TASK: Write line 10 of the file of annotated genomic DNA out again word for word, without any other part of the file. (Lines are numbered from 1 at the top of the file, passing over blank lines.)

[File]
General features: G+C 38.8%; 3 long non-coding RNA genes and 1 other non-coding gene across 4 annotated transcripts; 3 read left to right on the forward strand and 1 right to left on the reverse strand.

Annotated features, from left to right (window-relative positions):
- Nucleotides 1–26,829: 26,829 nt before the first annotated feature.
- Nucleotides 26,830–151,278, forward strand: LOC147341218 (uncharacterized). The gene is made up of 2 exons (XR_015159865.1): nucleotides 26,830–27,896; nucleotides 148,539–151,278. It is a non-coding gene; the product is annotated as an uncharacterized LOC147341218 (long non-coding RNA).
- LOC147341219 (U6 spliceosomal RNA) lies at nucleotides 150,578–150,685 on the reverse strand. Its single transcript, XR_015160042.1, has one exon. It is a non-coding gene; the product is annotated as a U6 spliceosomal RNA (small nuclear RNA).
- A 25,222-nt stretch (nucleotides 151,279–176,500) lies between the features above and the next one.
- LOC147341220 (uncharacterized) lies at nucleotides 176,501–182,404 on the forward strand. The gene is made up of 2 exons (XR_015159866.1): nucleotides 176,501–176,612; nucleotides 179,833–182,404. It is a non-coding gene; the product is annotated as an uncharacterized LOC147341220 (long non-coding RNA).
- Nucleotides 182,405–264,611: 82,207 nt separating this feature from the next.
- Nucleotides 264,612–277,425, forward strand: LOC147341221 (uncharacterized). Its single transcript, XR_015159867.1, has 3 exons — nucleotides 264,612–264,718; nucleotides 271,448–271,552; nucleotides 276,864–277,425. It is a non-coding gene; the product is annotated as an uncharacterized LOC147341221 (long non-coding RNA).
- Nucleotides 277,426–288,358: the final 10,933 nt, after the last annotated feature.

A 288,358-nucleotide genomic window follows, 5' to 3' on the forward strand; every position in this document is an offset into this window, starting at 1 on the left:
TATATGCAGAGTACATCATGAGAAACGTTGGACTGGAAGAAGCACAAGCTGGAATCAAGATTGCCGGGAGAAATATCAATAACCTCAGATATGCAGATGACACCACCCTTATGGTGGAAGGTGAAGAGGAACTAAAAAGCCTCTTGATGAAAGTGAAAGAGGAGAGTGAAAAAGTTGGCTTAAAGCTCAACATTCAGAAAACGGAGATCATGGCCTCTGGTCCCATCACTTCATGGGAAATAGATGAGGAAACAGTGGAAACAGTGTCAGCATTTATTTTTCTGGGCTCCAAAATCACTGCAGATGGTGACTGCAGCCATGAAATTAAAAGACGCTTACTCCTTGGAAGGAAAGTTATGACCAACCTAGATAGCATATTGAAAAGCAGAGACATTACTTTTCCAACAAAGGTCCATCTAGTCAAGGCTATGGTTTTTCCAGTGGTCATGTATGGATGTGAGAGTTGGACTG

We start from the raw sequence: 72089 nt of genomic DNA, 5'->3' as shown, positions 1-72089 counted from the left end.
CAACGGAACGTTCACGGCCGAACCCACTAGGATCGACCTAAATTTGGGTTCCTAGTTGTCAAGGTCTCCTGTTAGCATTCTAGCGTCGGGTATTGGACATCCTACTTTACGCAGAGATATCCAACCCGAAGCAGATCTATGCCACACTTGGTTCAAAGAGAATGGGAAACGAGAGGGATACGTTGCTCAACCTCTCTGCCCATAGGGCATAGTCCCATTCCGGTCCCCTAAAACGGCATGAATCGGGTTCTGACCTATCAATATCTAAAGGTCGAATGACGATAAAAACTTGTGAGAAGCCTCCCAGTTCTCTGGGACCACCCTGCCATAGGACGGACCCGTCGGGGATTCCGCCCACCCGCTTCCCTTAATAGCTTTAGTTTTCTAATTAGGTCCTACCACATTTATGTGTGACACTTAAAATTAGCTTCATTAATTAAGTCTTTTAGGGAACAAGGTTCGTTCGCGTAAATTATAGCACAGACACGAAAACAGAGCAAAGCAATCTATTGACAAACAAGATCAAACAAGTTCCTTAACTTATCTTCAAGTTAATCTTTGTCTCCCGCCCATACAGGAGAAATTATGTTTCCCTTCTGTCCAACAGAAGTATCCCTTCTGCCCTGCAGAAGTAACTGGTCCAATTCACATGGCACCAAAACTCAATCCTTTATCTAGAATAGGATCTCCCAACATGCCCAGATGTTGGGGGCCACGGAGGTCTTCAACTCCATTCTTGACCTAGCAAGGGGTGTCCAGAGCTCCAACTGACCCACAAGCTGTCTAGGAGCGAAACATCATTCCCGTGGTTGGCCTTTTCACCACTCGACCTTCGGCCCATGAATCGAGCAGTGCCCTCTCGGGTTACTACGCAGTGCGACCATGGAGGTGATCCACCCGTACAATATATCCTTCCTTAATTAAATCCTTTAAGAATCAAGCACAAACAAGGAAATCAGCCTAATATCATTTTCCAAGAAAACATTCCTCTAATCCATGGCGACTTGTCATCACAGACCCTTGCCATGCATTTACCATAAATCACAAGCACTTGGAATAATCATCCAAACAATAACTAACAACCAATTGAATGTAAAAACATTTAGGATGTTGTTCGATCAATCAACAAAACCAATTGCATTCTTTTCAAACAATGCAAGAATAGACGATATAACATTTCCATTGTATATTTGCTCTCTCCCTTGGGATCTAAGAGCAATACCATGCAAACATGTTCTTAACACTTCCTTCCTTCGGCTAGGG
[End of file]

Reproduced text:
- Nucleotides 277,426–288,358: the final 10,933 nt, after the last annotated feature.